Gums are important because they protect the underlying bone and the roots of the teeth from bacteria. Gingivitis is inflammation of the gum tissue around the tooth. Red, swollen and bleeding gums are a the first signs of gum disease. Gingivitis is not usually painful in its early stages and if caught early it is reversible with proper oral hygiene. If gingivitis is left untreated, it will progress to a disease stage called periodontitis which begins to deteriorate the bone and supporting structures around the tooth. It is important to note, there are an increased risk of various systemic diseases with periodontal disease particularly atherosclerotic cardiovascular disease and diabetes.
The best thing you can do when caring for your gums is brushing and we know you have heard it before, but yep, it’s FLOSSING! Yes, I said it. FLOSSING. It ultimately helps get rid of bacteria and food particles that will start to rot and smell between your teeth and underneath the gums. The floss helps to remove the sticky biofilm called plaque which creates inflamed gums. There are many different types of floss, so find one that works for you and ask your dental hygienist to show you the correct way to floss so you get the most benefit. Many people find flossing difficult or time consuming, but it is quite possible you are not doing it correctly and may even be causing more damage than good. A few tweaks will seriously make it so much easier.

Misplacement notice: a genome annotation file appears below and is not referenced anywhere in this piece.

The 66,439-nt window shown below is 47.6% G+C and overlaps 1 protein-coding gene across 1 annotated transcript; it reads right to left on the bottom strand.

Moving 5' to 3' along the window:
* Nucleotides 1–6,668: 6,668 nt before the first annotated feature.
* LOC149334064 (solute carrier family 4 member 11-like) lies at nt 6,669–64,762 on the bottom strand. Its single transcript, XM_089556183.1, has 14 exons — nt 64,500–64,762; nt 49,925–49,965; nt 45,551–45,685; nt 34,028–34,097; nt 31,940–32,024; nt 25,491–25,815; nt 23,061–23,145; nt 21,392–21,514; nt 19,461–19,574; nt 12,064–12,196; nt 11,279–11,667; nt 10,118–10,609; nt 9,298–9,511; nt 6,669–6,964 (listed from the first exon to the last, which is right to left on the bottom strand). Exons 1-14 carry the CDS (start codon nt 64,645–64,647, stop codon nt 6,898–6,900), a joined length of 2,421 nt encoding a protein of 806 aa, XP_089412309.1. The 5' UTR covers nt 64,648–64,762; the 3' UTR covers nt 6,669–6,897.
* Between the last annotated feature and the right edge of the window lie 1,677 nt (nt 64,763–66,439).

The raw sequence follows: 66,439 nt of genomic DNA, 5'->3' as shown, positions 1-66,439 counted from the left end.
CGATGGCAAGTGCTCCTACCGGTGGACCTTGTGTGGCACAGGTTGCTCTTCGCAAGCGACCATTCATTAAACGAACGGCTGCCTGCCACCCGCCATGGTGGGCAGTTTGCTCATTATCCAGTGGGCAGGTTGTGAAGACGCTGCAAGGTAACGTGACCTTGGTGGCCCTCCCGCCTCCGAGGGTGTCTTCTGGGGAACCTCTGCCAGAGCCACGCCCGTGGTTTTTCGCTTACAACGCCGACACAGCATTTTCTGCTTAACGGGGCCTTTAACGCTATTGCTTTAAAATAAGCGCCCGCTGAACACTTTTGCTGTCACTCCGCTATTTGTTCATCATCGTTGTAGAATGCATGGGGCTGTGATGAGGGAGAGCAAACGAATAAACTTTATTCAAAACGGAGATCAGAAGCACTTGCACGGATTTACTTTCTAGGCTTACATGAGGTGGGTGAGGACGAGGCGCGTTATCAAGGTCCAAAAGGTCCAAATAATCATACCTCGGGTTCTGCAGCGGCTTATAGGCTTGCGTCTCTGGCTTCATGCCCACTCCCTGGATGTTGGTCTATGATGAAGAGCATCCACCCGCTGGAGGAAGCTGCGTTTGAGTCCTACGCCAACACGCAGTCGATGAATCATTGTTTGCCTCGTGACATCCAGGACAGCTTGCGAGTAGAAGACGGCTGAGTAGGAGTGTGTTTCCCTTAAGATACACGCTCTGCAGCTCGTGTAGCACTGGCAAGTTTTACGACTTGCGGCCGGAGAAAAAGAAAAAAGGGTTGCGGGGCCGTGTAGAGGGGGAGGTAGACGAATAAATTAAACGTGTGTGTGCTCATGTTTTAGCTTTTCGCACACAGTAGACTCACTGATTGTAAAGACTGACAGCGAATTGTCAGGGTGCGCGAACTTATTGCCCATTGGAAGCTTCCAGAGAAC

See your Dentist on a regular basis to have a dental exam and x-rays and your Dental Hygienist for a professional dental cleaning at least every 6 months. As everyone is an individual and oral situation may be different, your hygienist may recommend scaling more frequently. Ask your Dental Hygienist what scaling (cleaning) frequency is recommended for your situation.